Skip to Content

LightSail2 has just unfurled its sails and is now powered by the sun

LightSail2Planetary Society

The spacecraft is now  harnessing sunlight to power itself on low Earth orbit.

The news: Engineers pushed a button yesterday to unfurl LightSail2’s sails, which have a surface area of 340 square feet (32 square meters) and are thinner than a human hair. 

How it works: Rather than using wind to move, solar sails harness the energy of photons from the sun as they strike its sails. This doesn’t provide much power initially, but momentum builds up over time, letting LightSail2 accelerate. Engineers on the ground can steer it by adjusting the angle of the sails, much the way you would a boat. The craft sent back its first photos of Earth earlier this month. 

Background: LightSail2 was part of the cargo on board SpaceX’s Falcon Heavy rocket, which launched four weeks ago on June 25. The Planetary Society had waited for a decade to launch the solar sail, which it paid for by crowdfunding. LightSail1, its predecessor, unfurled its sails in 2015 but fell back to Earth after just a few days. The Japanese space agency, JAXA, has also successfully flown a solar sail in the past.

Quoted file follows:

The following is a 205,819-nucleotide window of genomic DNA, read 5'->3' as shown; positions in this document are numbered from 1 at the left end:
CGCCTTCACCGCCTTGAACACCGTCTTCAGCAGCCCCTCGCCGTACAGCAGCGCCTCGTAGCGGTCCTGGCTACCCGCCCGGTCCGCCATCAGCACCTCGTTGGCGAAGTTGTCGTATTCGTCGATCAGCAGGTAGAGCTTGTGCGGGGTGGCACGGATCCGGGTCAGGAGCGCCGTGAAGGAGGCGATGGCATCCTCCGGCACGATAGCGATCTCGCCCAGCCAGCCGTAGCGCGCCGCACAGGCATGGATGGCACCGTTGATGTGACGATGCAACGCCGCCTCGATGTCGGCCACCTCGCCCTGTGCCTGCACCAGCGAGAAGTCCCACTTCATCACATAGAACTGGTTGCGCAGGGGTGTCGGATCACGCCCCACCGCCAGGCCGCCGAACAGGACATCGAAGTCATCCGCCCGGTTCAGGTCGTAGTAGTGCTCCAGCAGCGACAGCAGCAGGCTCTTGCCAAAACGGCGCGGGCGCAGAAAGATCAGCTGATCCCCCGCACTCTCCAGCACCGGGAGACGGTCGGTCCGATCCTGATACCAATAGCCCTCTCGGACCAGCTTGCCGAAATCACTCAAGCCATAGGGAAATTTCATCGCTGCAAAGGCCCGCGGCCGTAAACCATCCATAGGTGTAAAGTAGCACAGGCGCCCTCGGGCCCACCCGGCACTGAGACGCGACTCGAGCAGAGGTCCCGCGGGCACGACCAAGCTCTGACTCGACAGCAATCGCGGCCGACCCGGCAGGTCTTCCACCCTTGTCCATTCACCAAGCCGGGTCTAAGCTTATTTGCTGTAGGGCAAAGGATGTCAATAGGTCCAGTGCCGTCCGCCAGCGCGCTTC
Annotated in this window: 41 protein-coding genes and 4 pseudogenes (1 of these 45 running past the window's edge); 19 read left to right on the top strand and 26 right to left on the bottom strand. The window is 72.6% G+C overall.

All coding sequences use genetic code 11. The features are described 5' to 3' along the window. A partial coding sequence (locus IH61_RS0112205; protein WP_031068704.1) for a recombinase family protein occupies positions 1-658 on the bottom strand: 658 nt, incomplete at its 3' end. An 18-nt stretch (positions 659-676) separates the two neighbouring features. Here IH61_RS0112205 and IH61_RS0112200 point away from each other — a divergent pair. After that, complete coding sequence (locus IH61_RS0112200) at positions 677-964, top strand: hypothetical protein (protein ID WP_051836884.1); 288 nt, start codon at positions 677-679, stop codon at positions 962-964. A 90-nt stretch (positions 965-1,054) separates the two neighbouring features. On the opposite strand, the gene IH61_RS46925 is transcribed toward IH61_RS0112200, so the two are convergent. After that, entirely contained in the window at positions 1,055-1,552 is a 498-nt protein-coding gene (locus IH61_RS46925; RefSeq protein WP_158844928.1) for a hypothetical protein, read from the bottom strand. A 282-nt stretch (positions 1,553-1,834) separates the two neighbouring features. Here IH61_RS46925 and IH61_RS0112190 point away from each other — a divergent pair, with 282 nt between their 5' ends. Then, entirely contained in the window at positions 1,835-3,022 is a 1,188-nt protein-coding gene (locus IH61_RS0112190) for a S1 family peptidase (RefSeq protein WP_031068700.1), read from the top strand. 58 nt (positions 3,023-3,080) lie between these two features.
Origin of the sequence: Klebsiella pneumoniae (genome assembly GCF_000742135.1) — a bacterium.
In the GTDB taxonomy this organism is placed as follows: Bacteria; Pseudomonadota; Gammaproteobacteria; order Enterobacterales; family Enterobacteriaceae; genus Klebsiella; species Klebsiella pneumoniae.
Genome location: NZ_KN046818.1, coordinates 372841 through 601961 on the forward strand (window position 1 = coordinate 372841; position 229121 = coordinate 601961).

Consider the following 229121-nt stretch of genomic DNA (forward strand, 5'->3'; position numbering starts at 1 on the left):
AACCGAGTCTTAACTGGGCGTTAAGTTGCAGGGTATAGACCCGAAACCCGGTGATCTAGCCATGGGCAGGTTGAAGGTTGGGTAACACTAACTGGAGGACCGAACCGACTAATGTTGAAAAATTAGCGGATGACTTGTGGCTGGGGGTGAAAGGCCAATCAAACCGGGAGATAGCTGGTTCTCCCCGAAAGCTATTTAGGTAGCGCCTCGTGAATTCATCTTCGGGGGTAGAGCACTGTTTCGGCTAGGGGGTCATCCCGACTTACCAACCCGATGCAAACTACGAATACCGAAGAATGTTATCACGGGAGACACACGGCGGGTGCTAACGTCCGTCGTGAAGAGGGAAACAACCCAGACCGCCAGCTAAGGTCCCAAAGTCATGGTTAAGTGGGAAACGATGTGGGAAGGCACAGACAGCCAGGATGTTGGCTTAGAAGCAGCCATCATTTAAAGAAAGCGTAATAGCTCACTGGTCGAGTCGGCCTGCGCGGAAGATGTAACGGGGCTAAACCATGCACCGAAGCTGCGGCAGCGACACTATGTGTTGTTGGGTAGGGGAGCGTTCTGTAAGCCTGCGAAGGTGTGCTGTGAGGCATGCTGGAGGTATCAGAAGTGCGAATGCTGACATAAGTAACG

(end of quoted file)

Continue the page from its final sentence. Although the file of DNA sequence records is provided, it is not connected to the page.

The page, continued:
But the idea for solar sails is much older. Although it was first proposed by the astronomer and science writer Carl Sagan in the 1970s, it was imagined way back in the 1600s by German astronomer Johannes Kepler, after he observed comet tails being blown by what he thought to be a solar “breeze.”

Want to stay up to date with space tech news? Sign up for our newsletter, The Airlock.

Deep Dive


How the James Webb Space Telescope broke the universe

Scientists were in awe of the flood of data that arrived when the new space observatory booted up.

NASA’s return to the moon is off to a rocky start

Artemis aims to deliver astronauts back to the lunar surface by 2025, but it’s riding on an old congressional pet project.

James Webb Space Telescope: 10 Breakthrough Technologies 2023

A marvel of precision engineering, JWST could revolutionize our view of the early universe.

What’s next in space

The moon, private space travel, and the wider solar system will all have major missions over the next 12 months.

Stay connected

Illustration by Rose Wong

Get the latest updates from
MIT Technology Review

Discover special offers, top stories, upcoming events, and more.

Thank you for submitting your email!

Explore more newsletters

It looks like something went wrong.

We’re having trouble saving your preferences. Try refreshing this page and updating them one more time. If you continue to get this message, reach out to us at with a list of newsletters you’d like to receive.